Serum carnitine during valproic acid therapy

Epilepsia. 1986 Sep-Oct;27(5):559-62. doi: 10.1111/j.1528-1157.1986.tb03584.x.


This study was initiated to examine the influence of valproic acid (VPA) on serum carnitine, as well as the possible etiological role of carnitine in VPA-induced fatal hepatotoxicity. Free, total, and short-chain acylcarnitine were measured in the serum of 21 pediatric patients receiving VPA therapy, 21 healthy matched controls, and 21 patients receiving various antiepileptic drugs other than VPA. The free carnitine level was lowest in the VPA group (p less than 0.05), and the short-chain acylcarnitine/free carnitine ratio was highest in the VPA group (p less than 0.01). Patients receiving VPA polytherapy had lower total carnitine values than patients receiving VPA monotherapy (p less than 0.05). No correlation was found between serum ammonia and VPA drug levels. A 3 1/2-year-old girl developed hepatic failure under VPA therapy. Her serum carnitine values were normal. Despite the oral intake of L-carnitine this patient died. In this case, apparently VPA-induced hepatotoxicity was not associated with carnitine deficiency. The reduction of carnitine in the serum of VPA-treated patients is most probably due to alterations of fatty acid metabolism. However, neither primary carnitine deficiency nor VPA-induced secondary carnitine deficiency can be the only reason for the VPA-induced fatal hepatotoxicity.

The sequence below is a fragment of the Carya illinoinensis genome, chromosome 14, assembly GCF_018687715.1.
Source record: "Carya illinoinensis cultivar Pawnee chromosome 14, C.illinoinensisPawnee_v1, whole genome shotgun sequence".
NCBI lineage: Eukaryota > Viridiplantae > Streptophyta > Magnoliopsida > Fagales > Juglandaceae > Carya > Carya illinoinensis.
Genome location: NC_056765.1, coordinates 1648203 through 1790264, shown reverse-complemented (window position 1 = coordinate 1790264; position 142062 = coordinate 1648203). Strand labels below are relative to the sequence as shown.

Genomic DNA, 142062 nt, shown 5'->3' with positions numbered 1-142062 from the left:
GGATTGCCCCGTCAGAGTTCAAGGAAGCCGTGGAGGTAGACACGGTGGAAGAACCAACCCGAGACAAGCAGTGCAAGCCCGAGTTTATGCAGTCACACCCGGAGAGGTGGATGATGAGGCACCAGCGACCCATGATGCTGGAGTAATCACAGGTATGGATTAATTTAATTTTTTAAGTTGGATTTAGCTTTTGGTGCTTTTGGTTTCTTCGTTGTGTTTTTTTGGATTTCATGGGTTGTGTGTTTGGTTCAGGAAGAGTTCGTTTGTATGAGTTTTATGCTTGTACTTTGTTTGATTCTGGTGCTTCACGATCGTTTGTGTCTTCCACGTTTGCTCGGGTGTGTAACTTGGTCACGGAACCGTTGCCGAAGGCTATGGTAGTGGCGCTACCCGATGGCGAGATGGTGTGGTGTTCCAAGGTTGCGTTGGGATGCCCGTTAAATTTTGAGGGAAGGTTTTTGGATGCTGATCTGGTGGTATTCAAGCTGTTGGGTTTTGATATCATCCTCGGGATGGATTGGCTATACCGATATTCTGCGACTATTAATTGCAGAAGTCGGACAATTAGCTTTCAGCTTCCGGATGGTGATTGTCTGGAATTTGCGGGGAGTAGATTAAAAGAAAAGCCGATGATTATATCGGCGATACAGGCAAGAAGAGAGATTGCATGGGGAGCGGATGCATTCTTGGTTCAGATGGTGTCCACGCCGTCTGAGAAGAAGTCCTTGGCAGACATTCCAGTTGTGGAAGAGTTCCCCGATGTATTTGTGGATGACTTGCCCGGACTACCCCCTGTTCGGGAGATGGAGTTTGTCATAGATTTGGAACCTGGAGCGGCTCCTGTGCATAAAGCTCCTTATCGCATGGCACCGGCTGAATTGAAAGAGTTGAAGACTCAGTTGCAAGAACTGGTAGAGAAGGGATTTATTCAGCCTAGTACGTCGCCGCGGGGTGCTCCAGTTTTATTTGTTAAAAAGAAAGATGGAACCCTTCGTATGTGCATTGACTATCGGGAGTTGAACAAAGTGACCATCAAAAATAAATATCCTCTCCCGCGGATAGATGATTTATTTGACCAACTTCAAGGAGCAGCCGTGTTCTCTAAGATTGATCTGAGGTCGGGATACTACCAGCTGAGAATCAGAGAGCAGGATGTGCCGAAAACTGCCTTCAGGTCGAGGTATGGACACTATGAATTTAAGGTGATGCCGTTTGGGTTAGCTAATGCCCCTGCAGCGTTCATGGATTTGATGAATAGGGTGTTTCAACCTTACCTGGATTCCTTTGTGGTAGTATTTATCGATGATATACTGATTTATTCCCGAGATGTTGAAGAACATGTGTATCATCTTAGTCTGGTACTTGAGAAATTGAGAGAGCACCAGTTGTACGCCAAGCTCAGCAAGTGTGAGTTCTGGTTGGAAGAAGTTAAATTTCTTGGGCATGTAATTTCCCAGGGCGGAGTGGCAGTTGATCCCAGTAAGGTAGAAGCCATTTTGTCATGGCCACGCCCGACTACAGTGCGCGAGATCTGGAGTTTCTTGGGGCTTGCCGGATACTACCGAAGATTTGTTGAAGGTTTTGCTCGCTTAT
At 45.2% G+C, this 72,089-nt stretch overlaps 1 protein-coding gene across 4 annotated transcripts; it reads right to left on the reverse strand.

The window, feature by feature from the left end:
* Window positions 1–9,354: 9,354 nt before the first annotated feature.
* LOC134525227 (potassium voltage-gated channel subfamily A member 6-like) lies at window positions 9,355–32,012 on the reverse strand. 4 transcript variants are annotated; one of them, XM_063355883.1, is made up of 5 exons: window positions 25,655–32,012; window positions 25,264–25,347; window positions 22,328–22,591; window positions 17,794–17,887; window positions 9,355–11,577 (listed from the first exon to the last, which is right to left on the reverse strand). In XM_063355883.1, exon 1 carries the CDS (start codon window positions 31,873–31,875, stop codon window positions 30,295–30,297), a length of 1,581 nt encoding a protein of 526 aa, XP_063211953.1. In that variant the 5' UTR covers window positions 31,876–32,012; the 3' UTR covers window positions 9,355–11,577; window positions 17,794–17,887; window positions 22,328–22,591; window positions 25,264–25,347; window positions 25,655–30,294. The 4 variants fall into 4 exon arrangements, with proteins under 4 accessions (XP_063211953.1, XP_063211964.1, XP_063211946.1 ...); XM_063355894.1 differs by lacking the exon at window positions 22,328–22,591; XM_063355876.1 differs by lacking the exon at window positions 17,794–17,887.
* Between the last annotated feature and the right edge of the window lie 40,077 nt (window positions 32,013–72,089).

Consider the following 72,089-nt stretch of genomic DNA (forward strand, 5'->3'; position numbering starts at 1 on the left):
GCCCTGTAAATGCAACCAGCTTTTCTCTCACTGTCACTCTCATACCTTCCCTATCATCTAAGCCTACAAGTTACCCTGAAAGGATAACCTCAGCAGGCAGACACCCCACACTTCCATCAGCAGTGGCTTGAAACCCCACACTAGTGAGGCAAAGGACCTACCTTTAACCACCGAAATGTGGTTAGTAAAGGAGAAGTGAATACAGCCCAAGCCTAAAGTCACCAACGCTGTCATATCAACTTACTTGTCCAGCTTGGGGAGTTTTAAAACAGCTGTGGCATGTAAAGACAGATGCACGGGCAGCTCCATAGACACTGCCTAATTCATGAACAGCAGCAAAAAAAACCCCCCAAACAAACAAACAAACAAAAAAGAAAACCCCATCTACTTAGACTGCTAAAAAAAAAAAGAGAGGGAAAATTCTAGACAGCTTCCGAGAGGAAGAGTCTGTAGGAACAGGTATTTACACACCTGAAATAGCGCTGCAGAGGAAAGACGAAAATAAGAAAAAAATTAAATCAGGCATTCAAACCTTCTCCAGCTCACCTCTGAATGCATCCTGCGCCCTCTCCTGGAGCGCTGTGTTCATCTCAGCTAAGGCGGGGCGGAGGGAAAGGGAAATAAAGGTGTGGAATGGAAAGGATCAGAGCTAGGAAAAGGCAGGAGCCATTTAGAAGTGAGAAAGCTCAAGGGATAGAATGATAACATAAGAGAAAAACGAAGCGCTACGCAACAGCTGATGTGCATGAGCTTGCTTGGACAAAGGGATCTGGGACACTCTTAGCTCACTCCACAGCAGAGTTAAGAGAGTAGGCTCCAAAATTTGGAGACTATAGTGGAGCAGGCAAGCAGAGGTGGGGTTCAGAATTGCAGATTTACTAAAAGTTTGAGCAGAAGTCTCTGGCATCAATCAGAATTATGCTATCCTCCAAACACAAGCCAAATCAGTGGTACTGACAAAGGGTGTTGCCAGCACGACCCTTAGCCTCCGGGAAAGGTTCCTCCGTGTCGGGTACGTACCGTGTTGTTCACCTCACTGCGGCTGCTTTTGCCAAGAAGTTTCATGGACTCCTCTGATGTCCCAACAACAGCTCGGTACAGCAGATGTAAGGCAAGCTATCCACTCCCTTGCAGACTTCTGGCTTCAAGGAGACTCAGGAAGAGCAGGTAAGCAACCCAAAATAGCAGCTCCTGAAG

Publication types

  • Case Reports
  • Research Support, Non-U.S. Gov't

MeSH terms

  • Adolescent
  • Adult
  • Anticonvulsants / therapeutic use
  • Carnitine / blood*
  • Child
  • Child, Preschool
  • Drug Therapy, Combination
  • Epilepsy / blood
  • Epilepsy / drug therapy
  • Female
  • Humans
  • Male
  • Valproic Acid / blood
  • Valproic Acid / therapeutic use*


  • Anticonvulsants
  • Valproic Acid
  • Carnitine